Syntegon Technology and CEFLEX Stakeholders Develop “Designing for a Circular Economy Guidelines”

To pave the way to a circular economy,
Syntegon Technology contributes its expertise to the European initiative CEFLEX for flexible packaging.

Syntegon Technology, formerly Bosch Packaging Technology, contributes its vast packaging and processing expertise to the European initiative CEFLEX to foster a circular economy for flexible packaging. As a leading consortium of companies and associations representing the entire value chain of flexible packaging, CEFLEX aims to establish a collecting, sorting and reprocessing infrastructure throughout Europe by 2025. With the help of industry partners from all parts of the value chain, CEFLEX has developed dedicated “Designing for a Circular Economy Guidelines” for flexible packaging. After several rounds of input from the consortium, the open consultation on the guideline drafts is finished. They expected to be launched in spring 2020.

“Sustainable packaging needs to be easily recyclable and processable at the same time,” said Matthias Klauser, project leader and sustainability expert at Syntegon Technology. “With our long-standing expertise we can help to pave the way to a circular economy that leaves room for production efficiency.”

Together with some of CEFLEX’s more than 140 industry partners, Syntegon Technology is developing a design guideline for flexible packaging as part of a circular economy roadmap for the whole value chain.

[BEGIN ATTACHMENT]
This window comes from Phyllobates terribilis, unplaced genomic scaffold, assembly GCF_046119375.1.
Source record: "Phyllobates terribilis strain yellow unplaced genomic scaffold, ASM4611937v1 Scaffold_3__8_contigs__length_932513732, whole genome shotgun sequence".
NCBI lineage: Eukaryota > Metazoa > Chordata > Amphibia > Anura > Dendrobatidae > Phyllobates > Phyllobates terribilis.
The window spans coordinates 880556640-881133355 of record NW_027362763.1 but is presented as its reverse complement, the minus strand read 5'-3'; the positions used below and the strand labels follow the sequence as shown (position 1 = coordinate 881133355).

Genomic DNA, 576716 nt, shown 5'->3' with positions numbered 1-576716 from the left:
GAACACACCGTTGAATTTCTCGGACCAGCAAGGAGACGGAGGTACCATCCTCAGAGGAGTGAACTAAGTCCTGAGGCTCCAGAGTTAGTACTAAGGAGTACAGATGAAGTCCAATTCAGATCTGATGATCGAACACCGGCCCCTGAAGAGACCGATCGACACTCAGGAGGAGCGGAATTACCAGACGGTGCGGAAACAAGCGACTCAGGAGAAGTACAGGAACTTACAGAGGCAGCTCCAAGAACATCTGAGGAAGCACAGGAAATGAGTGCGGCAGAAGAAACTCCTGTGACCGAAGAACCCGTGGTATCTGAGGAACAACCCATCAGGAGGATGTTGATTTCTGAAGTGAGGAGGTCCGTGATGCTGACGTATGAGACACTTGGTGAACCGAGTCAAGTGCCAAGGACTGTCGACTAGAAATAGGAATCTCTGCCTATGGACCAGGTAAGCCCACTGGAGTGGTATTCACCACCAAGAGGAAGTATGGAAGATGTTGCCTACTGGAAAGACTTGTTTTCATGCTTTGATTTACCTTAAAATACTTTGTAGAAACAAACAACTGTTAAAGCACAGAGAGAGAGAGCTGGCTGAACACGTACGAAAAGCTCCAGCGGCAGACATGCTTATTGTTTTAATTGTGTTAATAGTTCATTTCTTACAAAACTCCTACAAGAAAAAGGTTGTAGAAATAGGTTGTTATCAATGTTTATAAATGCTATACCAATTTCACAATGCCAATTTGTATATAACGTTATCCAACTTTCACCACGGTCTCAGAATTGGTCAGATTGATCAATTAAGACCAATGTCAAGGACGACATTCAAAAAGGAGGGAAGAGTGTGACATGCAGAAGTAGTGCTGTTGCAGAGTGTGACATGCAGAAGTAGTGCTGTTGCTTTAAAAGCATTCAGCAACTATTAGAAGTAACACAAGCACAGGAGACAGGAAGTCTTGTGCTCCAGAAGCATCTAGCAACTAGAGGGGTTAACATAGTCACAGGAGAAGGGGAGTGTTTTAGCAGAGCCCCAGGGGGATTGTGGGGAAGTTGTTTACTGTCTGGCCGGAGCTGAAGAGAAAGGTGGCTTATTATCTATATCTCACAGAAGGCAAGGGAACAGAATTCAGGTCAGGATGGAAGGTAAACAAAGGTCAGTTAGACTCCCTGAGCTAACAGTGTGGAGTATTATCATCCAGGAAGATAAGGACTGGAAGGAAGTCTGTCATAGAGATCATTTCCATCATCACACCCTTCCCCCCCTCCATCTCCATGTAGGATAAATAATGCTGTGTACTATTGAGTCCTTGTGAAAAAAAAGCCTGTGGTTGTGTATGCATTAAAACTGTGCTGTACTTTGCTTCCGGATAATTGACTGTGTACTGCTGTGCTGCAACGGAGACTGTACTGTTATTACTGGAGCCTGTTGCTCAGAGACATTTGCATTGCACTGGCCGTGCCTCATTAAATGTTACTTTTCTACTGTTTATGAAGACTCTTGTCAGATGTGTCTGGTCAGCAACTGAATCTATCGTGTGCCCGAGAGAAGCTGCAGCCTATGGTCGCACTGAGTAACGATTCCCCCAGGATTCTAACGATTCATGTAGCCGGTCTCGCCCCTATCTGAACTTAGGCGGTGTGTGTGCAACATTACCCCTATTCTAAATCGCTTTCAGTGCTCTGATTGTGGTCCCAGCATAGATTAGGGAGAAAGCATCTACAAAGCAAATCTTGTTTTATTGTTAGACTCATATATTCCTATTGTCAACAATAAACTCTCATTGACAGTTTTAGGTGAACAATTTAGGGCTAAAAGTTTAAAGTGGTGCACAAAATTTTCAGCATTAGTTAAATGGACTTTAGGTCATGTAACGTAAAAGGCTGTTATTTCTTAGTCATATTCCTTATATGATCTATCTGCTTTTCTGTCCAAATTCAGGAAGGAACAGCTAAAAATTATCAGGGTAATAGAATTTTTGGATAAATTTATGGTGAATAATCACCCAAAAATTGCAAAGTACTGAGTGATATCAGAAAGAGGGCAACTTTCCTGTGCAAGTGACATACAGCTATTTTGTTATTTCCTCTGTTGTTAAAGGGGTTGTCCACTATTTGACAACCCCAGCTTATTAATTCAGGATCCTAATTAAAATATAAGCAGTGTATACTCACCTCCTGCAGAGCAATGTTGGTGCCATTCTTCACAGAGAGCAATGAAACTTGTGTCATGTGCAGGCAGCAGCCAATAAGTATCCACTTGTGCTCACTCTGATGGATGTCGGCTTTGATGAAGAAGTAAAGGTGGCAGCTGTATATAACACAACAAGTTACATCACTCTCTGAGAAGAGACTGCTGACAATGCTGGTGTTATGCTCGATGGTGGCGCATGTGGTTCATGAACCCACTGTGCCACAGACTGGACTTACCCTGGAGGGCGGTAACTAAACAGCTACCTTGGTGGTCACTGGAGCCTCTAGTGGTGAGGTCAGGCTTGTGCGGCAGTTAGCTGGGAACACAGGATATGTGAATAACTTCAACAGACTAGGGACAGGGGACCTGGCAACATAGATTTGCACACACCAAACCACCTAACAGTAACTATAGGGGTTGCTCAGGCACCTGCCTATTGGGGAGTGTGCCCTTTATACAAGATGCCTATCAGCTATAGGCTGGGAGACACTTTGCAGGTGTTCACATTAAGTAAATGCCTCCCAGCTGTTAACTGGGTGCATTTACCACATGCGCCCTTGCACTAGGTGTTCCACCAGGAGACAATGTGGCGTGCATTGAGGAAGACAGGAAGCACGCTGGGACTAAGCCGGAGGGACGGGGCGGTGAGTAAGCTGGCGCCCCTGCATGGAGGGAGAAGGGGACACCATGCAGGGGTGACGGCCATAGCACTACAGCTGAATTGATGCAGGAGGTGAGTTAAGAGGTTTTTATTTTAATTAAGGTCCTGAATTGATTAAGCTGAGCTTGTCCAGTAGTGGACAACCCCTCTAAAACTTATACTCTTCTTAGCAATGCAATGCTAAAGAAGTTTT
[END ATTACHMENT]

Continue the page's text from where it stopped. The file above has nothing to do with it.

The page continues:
“With the guidelines, CEFLEX aims to offer a widely recognized guidance on flexible packaging materials,” Klauser says. “We want to support CEFLEX in reconciling sustainability and efficiency requirements, since not every sustainable packaging material is easy to process in an efficient manner.”

Depending on the material, processes such as sealing might take longer, affecting output and overall equipment effectiveness (OEE). As a provider of processing and packaging equipment, Syntegon Technology supports CEFLEX with in-depth packaging and handling knowledge and advice on the use and machinability of materials.

“We see considerable potential for instance in mono-polyolefines and other monomaterials,” Klauser explains. “At the same time, packaging and processing equipment providers will need to adapt their technologies to facilitate implementation of the guidelines. This includes making new materials processable on existing equipment, as well as developing new machine technologies that are suited for all kinds of materials today and in the future.”

For more information, visit www.syntegon.com.